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Academic Ends of Interpretation: Plato the Sceptic in Cic. Luc. 74

Peter Osorio

Cornell University

            This paper reconsiders what the New Academy take themselves to be doing when they offer sceptical interpretations of Plato. The New Academy had several arguments that Plato was a sceptic (Cic. Luc. 74, Cic. Ac. 1.46; anon. ad Tht. 150c4-7; SE PH 1.222-23; anon. Proleg. 10-11), but we cannot judge from these arguments alone their interpretive ends. We may distinguish between interpretations about authors that have historical ends—which aim to discover what is true about the author (e.g. Why did the author write? To whom is the author responding? What is the author’s view?)—and those with practical ends—which aim to use texts other than as historical evidence about their authors. There are prima facie reasons to suppose the New Academy offered sceptical interpretations of Plato not for historical ends alone. For instance, from antiquity to today, with the possible exception of the New Academy itself, the view that Plato supported the impossibility of knowledge has never garnered much support (and this suggests either the New Academy, or everyone else, are absurdly bad historical readers). It seems more correct to think that the New Academy upheld a sceptical interpretation of Plato for practical ends as well. Through practical ends we can explain what appears to be absurd solely as an answer to a historical question about Plato’s views.

            Still, there are two opposed ways they may have practically interpreted Plato as a sceptic, and I argue critics have misidentified which of the two. Among contemporary scholars of the Hellenistic Academy, there is strong agreement that their end was to persuade others of the impossibility of knowledge (Ioppolo 1986; Lévy 1992; Annas 1992; Glucker 1997; Bonazzi 2003). The story told is that the Academy sought to highlight its Platonic and Socratic provenance due to a perceived threat from competing appeals to Socratic/Platonic authority. If the Academy had persuasion as their end, they are inconsistent and irresponsible in the application of their sceptical and pedagogical practice. One of the pillars of their criticism of dogmatists is the toleration or even outright support of belief on authoritative testimony.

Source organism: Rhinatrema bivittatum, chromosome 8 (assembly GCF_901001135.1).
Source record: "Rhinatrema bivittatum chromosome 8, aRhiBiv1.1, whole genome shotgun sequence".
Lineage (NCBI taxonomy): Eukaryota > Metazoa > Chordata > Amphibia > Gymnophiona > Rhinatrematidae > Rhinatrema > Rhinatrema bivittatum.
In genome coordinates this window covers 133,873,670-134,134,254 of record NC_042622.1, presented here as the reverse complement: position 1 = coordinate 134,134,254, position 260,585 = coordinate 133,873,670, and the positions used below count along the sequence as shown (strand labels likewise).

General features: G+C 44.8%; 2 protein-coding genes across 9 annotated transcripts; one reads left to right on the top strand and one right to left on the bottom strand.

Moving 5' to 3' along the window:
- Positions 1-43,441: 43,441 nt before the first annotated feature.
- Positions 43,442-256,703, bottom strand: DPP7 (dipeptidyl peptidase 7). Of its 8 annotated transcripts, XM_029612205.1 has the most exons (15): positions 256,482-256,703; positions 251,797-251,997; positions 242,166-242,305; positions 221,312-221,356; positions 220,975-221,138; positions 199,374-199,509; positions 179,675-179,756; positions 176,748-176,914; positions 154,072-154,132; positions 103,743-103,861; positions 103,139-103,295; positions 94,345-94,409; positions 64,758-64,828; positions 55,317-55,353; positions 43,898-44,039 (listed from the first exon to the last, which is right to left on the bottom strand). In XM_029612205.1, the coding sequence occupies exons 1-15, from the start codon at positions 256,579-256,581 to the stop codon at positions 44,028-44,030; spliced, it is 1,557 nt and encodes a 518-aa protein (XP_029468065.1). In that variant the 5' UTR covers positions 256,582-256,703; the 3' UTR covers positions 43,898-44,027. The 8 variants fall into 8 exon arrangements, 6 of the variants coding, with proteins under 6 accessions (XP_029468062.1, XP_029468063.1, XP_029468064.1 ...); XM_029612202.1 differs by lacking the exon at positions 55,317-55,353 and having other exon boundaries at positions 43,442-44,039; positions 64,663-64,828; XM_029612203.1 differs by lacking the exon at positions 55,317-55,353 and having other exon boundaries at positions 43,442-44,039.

I propose the New Academy had option-giving, rather than persuasion, in mind. By arguing for a sceptical interpretation, the Academic creates an option that was not earlier on the table. If others give consideration to it, they will have to examine competing interpretations and decide which to support. To the Academic, one is better equipped to discover what is true about a topic when one examines opposing arguments. The truth or verisimilitude about that topic may be neither of the options on the table, but may nevertheless only come to light by considering the opposing options. This was the Academics’ practice, and it serves just as well in an inquiry into Plato’s dialogues as into other matters.

            I test my proposal against the earliest source for a sceptical interpretation of Plato, Cic. Luc. 74. Unlike all other sources, we have the full dialectical context of Cicero’s Lucullus. This allows us to consider Cicero’s sceptical interpretation as a refutation of Lucullus’ ironic interpretation of Socrates as portrayed in Plato and his interpretation of Plato based on evidence outside the dialogues themselves (Luc. 15-17). Cicero opposes each of these interpretive moves. While Cicero’s mouthpiece interpretation of a sceptical Plato may look unconvincing when considered in isolation, it efficiently responds to the hermeneutical strategy of those who attribute dogmatic views to Plato.

Session/Panel Title

Philosophy

Session/Paper Number

83.3

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